The new works hang in the contemporary art gallery next to Roger Shimomura’s painting “Block Dance Break No. 1,” an image of a woman in a Japanese internment camp beneath a sign indicating “Women,” the W partially obscured to read “omen.” When it appeared in Shimomura’s 2010 exhibition “Minidoka on My Mind,” the artist wrote that his work was a “metaphor for the impending threat posed by current times” in a nation that forgets its past mistakes.
Crystal Bridges has also acquired works by self-taught African-American artists, including Sam Doyle and Clementine Hunter, as part of a group of 23 artworks from the collection of Los Angeles art collector and scholar Gordon W. Bailey. The Doyle work is “Dr. Crow,” a painting on a scrap of corrugated sheet metal of what appears to be a snake handler; the Hunter painting is “Baptism,” a primitive oil on board. Other outsider works from the Gordon W. Bailey acquisition: Thornton Dial’s multimedia “Cocaine Dog,” Josephus Farmer’s wood bas relief “Behold the Lamb of God,” and Herbert Singleton’s 6-foot-tall carved and painted tree stump “Tree of Death.” The pieces are not yet on view.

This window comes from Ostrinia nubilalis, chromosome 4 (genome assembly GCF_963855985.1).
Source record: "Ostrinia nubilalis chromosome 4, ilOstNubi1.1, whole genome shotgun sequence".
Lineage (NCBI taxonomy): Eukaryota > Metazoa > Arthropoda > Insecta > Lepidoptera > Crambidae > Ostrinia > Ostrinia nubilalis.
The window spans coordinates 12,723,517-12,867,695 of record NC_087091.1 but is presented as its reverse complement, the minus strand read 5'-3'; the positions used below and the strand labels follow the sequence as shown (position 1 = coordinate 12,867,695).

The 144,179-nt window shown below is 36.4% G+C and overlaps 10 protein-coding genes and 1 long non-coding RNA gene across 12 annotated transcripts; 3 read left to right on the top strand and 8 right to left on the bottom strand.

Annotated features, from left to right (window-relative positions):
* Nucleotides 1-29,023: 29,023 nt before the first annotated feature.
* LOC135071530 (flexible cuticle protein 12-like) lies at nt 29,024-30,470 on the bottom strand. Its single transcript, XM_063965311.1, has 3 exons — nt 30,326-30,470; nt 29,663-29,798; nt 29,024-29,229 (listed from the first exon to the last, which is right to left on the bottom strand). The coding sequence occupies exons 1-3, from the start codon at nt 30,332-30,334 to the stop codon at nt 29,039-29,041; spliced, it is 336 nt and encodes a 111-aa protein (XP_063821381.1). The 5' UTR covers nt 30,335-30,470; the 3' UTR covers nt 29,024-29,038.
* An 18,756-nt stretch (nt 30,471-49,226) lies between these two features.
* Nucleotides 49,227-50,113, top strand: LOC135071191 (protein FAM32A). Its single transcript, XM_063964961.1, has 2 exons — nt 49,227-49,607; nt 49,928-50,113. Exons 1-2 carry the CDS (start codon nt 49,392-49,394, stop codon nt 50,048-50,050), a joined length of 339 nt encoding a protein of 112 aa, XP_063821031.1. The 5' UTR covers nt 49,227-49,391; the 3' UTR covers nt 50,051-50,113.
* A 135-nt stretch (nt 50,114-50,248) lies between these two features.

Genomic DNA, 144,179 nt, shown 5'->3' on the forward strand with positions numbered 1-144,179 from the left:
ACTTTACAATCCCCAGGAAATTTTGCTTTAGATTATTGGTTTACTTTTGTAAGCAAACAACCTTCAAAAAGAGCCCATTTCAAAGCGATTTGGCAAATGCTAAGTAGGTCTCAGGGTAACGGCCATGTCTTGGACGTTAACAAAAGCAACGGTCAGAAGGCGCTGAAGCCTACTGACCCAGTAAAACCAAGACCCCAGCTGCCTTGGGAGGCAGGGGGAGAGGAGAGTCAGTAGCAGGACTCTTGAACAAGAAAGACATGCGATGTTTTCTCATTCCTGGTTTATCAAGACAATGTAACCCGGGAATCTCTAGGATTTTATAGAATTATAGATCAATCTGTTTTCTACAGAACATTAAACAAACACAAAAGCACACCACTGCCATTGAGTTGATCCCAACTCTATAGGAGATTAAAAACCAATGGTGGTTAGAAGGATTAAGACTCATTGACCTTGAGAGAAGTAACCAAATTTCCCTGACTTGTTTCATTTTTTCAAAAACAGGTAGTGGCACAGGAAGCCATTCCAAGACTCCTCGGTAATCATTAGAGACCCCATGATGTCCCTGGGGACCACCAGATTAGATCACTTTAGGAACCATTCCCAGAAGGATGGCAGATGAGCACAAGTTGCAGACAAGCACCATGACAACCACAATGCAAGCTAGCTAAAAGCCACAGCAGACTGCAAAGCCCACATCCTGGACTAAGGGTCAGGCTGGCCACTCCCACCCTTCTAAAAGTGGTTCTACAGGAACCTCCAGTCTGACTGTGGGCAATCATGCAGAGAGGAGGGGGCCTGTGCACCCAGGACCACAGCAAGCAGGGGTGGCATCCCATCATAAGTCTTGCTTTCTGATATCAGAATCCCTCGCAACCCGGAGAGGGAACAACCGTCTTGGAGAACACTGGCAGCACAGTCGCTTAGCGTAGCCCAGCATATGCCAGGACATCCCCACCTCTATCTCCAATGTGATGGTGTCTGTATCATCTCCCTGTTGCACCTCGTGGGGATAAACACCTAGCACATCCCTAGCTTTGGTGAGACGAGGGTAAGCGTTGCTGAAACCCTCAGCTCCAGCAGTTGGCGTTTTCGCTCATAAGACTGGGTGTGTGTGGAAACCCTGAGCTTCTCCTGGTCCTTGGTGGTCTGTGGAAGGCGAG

“State of the Art II,” Crystal Bridges’ follow-up show to SOTA I, will also introduce contemporary artists from around the country working in all mediums and from differing backgrounds. It will be shown both at the Walton family-founded Momentary performing and arts space in Bentonville and at Crystal Bridges starting in February 2020. The 60 artists chosen for the exhibition will be announced at the end of October.
After the museum opened, “Everybody was waiting to see what Crystal Bridges would do,” Bailly said. And over the years, how quickly it has transformed the mission to welcome all, to create access to great art, and to a much more holistic vision about to actually changing what museums can be.” That vision includes diversifying from within, in its hiring policies, to demonstrate “who can work” in museums, Bailly said. And, she said, “People are paying attention.”